What would cause me to stop listening was the word “brave.” Anyone, and especially any young American or British Jew at a fancy university, who saw himself (and even though ignorant anti-Israel obsessiveness was distributed across genders, the “bravery” complex was almost always a symptom of male carriers) as brave for daring to criticize Israel was just not capable of thoughtful discussion. The claim of bravery, the self-image of a dissident voice speaking out against rigorously enforced dogma, was so patently ridiculous that it was impossible to take seriously anything that a person so afflicted might have to say about a topic that I knew well.
And so it was that I encountered Peter Beinart’s recent fatwa on the Jewish state from Twitter posts hailing him as brave. Pro-democracy writers in Hong Kong, to say nothing of mainland China, merit the description “brave.” So too do LGBT activists in Egypt or Iran. To call a comfortable Upper West Side American Jew “brave” for writing something against Israel says very little about bravery and very little about Israel, but it says a great deal about what the person making the compliment thinks about Jewish power in American public life.
This was the barely repressed subtext of the two big New York Review of Books essays with which Beinart reinvented himself as a “critic of Israel” a decade ago — and which I critiqued seven years ago. In all the years since, each time I was approached for a comment about some new bit of “bravery” from Peter Beinart, I always declined. My explanation whenever I was asked why was that I didn’t disagree with the views Beinart claimed he held — for a Jewish state, against the occupation — I just didn’t believe those were his actual views.
It turns out I was right to doubt him.
In my 2013 piece, I identified four themes to Beinart’s writing on Israel: (1) He makes sweeping judgements on scant evidence, that rely on out-of-date and out-of-context quotes. (2) Any observable outcome or effect or result of the Arab-Israeli conflict is for him an Israeli policy or the action of an Israeli subject on a Palestinian object. (3) He has no expectation of any kind of self-criticism by Palestinians or pro-Palestinian partisans and no capacity for a critical engagement with their actions and the effects they have on the conflict. (4) He consistently presents ideas that have been around for a long time as something new which he has just discovered, and thus manages to make them into a progressive reaction to Israeli actions rather than part of a long-standing rejection of sovereign Jewish life in the Middle East. … [To read the full article, click the following LINK – Ed.]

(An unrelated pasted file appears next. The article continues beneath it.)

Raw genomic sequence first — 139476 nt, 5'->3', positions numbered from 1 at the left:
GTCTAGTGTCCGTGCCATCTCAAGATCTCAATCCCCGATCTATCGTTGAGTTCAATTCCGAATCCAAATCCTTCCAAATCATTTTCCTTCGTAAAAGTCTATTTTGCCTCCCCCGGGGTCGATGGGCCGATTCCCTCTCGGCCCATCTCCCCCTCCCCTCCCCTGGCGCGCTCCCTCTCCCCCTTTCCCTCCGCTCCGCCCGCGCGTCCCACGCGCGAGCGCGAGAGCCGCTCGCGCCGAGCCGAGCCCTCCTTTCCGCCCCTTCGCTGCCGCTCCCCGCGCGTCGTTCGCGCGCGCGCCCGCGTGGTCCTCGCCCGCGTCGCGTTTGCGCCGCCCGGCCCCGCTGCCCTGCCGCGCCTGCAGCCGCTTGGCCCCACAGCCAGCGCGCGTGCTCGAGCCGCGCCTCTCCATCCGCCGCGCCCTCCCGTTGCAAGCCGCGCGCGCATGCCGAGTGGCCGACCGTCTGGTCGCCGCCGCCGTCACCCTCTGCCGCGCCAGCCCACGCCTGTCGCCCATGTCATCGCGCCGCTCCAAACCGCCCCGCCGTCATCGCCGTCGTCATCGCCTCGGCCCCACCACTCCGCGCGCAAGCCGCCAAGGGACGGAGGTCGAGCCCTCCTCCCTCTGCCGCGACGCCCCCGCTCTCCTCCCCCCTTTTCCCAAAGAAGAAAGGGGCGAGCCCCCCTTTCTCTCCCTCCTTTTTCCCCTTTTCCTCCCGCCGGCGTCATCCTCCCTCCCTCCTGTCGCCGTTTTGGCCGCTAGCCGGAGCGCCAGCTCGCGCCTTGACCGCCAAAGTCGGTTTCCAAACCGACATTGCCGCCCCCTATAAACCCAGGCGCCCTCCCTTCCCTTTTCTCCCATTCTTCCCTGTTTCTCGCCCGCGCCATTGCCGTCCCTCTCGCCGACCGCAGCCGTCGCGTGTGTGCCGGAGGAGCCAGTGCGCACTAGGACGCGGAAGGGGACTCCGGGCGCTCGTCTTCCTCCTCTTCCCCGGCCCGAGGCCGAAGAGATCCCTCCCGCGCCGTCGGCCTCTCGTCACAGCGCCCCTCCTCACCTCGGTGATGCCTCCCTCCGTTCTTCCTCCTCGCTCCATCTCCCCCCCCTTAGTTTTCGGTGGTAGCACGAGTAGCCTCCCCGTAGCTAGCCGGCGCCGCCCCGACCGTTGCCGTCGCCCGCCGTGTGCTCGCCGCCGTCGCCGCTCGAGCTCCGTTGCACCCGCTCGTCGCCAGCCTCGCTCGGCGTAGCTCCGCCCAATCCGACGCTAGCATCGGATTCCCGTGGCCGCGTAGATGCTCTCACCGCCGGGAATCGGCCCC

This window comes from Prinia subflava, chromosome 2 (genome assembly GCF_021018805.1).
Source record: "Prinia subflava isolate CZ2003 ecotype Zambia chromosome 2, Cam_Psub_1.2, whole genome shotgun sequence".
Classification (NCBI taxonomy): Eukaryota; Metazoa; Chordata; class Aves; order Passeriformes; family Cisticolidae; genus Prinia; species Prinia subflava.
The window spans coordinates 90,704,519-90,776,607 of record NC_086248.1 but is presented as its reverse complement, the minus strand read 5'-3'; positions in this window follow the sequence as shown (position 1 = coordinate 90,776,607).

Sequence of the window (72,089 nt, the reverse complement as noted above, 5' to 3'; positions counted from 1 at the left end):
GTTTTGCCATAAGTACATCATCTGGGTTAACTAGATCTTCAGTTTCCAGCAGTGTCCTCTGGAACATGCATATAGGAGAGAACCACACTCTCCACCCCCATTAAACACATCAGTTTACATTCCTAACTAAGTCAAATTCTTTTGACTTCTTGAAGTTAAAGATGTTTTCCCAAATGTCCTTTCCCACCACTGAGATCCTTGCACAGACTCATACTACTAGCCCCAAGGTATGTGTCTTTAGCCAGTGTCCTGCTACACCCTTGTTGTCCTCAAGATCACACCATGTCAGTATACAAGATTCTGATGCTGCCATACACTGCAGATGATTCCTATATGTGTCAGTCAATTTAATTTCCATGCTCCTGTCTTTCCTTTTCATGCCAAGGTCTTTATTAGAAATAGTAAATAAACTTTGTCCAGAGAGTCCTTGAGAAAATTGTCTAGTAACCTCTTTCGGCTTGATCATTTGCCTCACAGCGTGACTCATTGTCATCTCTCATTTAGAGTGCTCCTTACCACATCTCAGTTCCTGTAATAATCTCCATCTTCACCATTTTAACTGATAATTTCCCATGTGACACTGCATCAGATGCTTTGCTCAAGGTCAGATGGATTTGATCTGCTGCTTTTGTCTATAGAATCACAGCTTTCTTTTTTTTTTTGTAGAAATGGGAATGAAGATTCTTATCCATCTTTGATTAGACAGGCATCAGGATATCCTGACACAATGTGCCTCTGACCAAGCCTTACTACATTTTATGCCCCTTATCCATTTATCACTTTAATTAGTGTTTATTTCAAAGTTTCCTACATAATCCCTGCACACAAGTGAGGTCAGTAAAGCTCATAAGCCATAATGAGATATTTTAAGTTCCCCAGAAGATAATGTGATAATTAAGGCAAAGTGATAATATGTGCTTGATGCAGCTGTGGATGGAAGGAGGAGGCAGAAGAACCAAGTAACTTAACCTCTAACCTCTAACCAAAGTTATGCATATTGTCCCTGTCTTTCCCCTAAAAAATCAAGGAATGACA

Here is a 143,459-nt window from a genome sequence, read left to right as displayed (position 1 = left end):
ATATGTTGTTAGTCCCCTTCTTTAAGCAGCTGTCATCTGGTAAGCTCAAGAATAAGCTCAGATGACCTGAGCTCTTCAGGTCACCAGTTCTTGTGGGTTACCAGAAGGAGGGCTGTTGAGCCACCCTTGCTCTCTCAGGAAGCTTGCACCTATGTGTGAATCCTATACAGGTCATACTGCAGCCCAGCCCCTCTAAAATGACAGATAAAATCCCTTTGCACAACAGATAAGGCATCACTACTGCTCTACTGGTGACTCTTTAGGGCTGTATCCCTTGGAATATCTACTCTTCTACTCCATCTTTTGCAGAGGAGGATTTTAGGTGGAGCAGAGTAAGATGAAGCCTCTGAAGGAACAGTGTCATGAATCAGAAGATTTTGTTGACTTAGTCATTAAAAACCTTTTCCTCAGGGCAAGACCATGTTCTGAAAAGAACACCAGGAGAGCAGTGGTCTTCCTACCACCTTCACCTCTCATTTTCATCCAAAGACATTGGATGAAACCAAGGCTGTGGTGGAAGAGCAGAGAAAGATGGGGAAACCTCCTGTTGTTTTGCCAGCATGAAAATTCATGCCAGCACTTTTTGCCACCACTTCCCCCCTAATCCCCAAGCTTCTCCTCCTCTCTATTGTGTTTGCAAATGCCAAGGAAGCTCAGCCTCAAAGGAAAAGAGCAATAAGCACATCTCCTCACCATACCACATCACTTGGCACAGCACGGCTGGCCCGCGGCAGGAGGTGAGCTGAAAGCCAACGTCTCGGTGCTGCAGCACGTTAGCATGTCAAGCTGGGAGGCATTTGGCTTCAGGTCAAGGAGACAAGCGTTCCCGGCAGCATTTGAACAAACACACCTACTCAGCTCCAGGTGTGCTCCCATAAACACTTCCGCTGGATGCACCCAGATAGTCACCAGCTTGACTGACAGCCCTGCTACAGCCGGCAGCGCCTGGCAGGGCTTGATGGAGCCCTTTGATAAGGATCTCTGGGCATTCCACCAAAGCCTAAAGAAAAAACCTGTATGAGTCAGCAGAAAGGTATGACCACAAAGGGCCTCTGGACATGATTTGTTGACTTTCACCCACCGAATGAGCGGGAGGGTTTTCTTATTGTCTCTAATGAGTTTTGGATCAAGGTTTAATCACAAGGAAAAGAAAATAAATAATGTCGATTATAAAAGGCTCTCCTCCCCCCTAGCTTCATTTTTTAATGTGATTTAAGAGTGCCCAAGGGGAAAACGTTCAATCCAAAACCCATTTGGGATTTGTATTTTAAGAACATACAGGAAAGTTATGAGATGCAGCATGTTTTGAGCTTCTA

Opinion: Is it Possible to Curb The Extreme Anti-Israel Bias of BBC? Dr. Manfred Gerstenfeld World Israel News, Oct. 8, 2020
Former Israeli Ambassador to the U.K. Zvi Shtauber told me in an interview in 2005: “The BBC is a problem in itself. Over the years, I had endless conversations with them. Any viewer who looks at the BBC’s information on Israel for a consistent period gets a distorted picture. It doesn’t result from a single broadcast here or there. It derives from the BBC’s method of broadcasting. When reporting from Israel, the mosque on the Temple Mount is usually shown in the background, which gives viewers the impression that Jerusalem is predominantly Muslim.”